Retail CEOs say online marketplaces fueling ‘flash mob’ robberies, want Congress to step in

WASHINGTON — Some of the nation’s largest retailers are urging Congress to help combat a wave of smash-and-grab robberies by cutting off the resale pipeline for stolen goods, which they say is enabled by online marketplaces that don’t do enough to verify the identity of sellers.

In a letter signed by the chief executives of 20 retailers – including Best Buy, Target, Nordstrom, Home Depot and Dollar General – House and Senate leaders were urged to pass legislation that would make it harder for people to remain anonymous when they sell things online. Representatives of the Retail Industry Leaders Association, the trade group responsible for the letter, said every major online marketplace is regularly used to sell stolen items from fake online accounts.

“Criminals are capitalizing on the anonymity of the Internet and the failure of certain marketplaces to verify their sellers,” the CEOs wrote.

“This trend has made retail businesses a target for increasing theft,” the CEOs wrote, “hurt legitimate businesses who are forced to compete against unscrupulous sellers, and has greatly increased consumer exposure to unsafe and dangerous counterfeit products.”

The retail industry has been rocked by a spate of “flash mob” robberies that can involve dozens of masked thieves swarming into stores with crowbars, guns and other weapons. Retailers ranging from Louis Vuitton to Best Buy to Home Depot have been hit, with some incidents resulting in injuries: Two Nordstrom employees were assaulted and one was pepper-sprayed Nov. 20 after an estimated 80 people rushed the Walnut Creek, California, store.

The National Retail Federation estimates that such incidents cost companies roughly $700,000 for every $1 billion in sales. By that measure, based on the trade group’s holiday sales forecast, retailers stand to lose at least $590 million the last two months of the year.

The CEOs asked Congress to pass the INFORM Consumers Act, which is designed to increase transparency around sellers on third-party marketplaces.

The Coalition to Protect America’s Small Sellers, an industry-funded advocacy group that counts eBay and Etsy among its members, has endorsed the act, though the legislation had to undergo some changes first.

Charita Choudhury, an eBay spokesperson, said an earlier version would have created “serious privacy, safety and compliance issues” for people who sell things online, but that the current form of the legislation strikes the right balance.

“We have zero tolerance for criminal activity on our platform,” Choudhury said in a statement.

An Etsy spokeswoman said the company supports the measure, and noted that counterfeit and stolen items are prohibited on the website.

Spokespersons from Amazon and Craigslist did not respond to requests for comment Friday. (Amazon’s founder and chairman, Jeff Bezos, owns The Washington Post.)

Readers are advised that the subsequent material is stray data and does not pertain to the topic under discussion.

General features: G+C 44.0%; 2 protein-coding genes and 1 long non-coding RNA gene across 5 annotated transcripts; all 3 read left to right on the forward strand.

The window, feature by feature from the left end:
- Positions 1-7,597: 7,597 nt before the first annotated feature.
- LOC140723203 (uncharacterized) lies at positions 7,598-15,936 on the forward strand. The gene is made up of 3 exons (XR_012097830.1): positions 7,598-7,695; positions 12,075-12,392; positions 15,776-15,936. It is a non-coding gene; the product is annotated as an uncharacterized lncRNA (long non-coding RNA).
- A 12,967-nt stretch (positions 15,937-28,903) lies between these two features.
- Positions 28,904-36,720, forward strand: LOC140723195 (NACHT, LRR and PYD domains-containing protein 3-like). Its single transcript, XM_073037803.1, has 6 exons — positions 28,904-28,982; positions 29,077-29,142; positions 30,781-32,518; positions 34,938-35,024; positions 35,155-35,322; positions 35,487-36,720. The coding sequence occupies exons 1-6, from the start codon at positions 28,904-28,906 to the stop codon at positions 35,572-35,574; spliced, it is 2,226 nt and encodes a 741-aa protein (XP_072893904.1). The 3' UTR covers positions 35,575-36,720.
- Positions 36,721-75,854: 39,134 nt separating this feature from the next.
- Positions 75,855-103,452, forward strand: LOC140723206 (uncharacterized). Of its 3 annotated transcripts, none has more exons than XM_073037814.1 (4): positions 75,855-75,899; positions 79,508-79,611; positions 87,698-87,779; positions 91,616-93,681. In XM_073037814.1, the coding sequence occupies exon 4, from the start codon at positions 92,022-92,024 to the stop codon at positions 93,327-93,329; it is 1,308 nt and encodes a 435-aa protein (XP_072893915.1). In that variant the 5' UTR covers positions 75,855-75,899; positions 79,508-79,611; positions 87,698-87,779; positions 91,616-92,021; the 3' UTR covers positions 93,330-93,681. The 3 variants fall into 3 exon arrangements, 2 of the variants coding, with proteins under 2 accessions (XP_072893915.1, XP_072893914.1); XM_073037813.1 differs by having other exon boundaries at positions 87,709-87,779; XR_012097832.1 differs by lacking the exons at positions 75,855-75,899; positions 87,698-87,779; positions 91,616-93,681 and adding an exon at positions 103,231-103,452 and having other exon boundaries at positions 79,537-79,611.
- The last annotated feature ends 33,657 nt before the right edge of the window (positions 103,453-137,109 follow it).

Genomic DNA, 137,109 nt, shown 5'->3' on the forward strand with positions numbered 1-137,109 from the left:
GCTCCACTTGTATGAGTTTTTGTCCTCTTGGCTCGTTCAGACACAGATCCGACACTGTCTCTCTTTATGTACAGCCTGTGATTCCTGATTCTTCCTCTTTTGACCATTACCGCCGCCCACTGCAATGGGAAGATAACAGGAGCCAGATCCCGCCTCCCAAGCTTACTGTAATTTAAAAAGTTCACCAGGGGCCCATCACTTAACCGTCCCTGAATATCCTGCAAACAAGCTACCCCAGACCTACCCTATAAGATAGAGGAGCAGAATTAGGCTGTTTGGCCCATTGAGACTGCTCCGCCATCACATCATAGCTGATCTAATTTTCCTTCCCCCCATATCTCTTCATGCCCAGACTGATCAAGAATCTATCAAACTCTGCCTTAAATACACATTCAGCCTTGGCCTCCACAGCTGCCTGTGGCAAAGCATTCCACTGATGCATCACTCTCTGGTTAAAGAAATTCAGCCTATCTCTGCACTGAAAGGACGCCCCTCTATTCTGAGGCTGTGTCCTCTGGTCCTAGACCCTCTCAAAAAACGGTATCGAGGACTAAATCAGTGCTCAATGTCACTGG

While large-scale “flash mob” thefts have been on the rise this year, experts say they hit critical mass in late November, when stores were piled high with holiday inventory. On Black Friday, a crew descended on a Home Depot in Lakewood, California, making off with sledgehammers, crowbars and hammers. The same day, roughly 30 people swarmed a Best Buy near Minneapolis. A Bottega Veneta boutique in Los Angeles also was hit that day.

Others have followed, including Thursday when thieves smashed the front door of a California gun shop and stole an estimated 40 firearms, according to the Los Angeles Times.

There are numerous cases in which online marketplaces have been used to offload stolen goods. In August, an Alabama couple pleaded guilty to selling more than $300,000 worth of stolen baby formula on eBay, according to The formula was stolen from various retail stores in the state and shipped to customers throughout the country.

In October, a father and daughter were sentenced to more than five years in prison for deploying “an army of professional shoplifters” to steal from CVS, Target and other retailers, according to MarketWatch, and selling those wares online. Prosecutors said they operated the scheme for nearly a decade, orchestrating the theft of $6.1 million in merchandise.

For most large retailers, finding their stolen goods online is “a daily occurrence,” says Jason Brewer, senior vice president for communications with the Retail Industry Leaders Association. “It’s no longer something that surprises anybody,” he said.

Lisa LaBruno, a former prosecutor who now works with RILA, said stolen property is an issue on every online marketplace. For sellers, it “is a low-risk, high-reward business” because “with a few exceptions they’re not going to be proactively investigated by the platform or preemptively shut down,” she said.

Meta spokesperson Ashley Settle said stolen items are prohibited on Facebook Marketplace and that retailers are encouraged to report suspected postings to law enforcement. The company regularly complies with law enforcement requests when illegal activity is suspected, she said.

The retail CEOs said there is no easy fix to the organized robberies. Some retailers have been hiring more security guards and locking up expensive items to lessen their risk. But adopting basic controls against fake online accounts would be an important step, they said.

“Implementing basic transparency and verification protocols is essential and will finally expose criminals who are selling consumers stolen, fake, and dangerous products,” the CEOs wrote.